In order to improve our chances of identifying the most significant SNPs around significant microsatellites for the fine mapping, we selected SNPs from the pooling data of a genome-wide association (GWA) study of schizophrenia in the same Bulgarian trios, conducted by the Department of Psychological Medicine, Cardiff University towards the end of the microsatellite project (manuscript in press) [30]. The results of the study on Illumina arrays became available just at the time when we started selecting SNPs for fine mapping. We wanted to saturate an extended area of ~400 kb around positive microsatellites, in order to identify the peak of the maximum significance in each region. The latest versions of the HapMap database contain hundreds of SNPs in these regions, making it impossible for us to provide dense coverage with the funding available. This is why we decided to make use of our Illumina data. We reasoned that SNPs which are not significantly associated in that study of overlapping samples, were most likely to remain negative after individual genotyping, therefore we could only target those SNPs that produced significant results (at a predicted p-value of ≤ 0.05). The GWA pooling study was carried out with Illumina HumanHap550 Genotyping BeadChip technology using pooled DNA from 574 SZ patients and a pool from all the parents of the cases [30]. The pool of 574 trios includes the pool of 300 trios prepared for the microsatellite association study, plus an additional pool of 274 SZ trios that was prepared from the available SZ trios recruited by our team in Bulgaria. Although the complete number of trios available for individual genotyping was 615, only 574 trios are included in the pools, for the following reasons. 1) A small number of samples had lower DNA concentration, making them unsuitable for pooling. 2) A number of families are multiply affected, providing more than one trio for the analysis of individual genotyping. However, only one trio per family was included in pools.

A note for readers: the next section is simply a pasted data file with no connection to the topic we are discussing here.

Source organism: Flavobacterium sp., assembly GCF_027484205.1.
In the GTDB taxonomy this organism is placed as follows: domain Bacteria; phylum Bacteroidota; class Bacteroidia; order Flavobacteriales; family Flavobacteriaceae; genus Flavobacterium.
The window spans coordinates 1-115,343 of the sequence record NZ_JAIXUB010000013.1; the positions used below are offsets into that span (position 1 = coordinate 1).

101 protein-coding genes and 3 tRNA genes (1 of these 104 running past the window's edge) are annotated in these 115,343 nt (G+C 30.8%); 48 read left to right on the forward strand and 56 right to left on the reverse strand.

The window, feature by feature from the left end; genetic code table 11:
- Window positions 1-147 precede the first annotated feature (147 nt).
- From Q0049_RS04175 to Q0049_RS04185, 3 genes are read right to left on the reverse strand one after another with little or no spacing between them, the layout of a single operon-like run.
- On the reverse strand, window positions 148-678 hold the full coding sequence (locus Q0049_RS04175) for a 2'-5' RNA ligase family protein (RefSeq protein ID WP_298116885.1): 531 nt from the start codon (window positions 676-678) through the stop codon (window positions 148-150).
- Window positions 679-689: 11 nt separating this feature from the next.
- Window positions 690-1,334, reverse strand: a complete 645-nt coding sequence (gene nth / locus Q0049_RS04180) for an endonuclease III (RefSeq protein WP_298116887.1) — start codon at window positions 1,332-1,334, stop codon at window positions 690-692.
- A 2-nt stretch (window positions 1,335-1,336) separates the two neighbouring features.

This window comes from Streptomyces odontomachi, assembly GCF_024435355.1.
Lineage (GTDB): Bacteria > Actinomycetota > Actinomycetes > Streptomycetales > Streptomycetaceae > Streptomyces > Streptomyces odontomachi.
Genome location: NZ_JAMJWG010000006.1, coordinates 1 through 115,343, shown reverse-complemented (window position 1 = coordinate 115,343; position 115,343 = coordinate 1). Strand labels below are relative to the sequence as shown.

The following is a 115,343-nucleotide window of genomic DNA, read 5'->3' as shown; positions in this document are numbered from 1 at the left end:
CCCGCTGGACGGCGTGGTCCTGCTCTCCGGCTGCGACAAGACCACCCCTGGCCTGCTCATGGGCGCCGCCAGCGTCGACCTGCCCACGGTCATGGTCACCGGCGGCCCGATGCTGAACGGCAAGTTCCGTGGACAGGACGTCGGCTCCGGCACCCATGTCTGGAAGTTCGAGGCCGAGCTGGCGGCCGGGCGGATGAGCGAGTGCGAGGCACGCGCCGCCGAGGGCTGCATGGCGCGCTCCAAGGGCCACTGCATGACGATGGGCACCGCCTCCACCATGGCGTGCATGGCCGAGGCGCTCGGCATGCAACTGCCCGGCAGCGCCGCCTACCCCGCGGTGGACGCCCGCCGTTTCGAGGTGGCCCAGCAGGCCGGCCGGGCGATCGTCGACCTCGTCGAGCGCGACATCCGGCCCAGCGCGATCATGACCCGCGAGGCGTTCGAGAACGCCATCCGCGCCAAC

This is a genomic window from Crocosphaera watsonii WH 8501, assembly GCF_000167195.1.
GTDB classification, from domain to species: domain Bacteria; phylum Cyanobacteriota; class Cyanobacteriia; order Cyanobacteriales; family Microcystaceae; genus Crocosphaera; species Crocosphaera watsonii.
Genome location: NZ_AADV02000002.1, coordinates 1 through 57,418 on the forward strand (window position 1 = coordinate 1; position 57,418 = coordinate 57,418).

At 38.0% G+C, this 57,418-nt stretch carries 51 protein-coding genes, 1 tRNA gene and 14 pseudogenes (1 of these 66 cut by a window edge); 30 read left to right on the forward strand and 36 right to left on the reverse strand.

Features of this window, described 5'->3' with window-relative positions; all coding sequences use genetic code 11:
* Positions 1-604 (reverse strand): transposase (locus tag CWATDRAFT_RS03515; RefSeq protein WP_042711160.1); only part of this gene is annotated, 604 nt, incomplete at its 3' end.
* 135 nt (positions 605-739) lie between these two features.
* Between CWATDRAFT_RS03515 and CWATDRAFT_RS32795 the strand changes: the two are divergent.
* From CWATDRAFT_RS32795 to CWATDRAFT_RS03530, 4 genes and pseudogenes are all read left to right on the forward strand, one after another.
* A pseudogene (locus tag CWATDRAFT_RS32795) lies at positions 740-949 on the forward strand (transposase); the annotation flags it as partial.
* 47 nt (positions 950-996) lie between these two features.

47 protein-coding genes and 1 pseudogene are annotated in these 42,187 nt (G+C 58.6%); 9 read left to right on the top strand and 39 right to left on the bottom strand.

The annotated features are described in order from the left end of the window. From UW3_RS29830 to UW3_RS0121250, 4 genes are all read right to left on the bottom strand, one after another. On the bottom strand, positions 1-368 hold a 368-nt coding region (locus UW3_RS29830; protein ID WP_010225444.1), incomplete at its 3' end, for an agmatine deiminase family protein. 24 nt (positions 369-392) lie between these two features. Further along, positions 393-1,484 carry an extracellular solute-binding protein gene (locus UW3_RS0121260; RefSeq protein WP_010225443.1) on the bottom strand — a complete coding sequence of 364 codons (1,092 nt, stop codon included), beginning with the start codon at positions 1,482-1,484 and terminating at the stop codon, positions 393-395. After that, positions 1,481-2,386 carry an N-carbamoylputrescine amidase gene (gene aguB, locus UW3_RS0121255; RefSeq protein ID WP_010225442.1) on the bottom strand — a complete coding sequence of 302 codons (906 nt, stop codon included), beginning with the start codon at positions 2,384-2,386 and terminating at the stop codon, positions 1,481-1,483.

Genotyping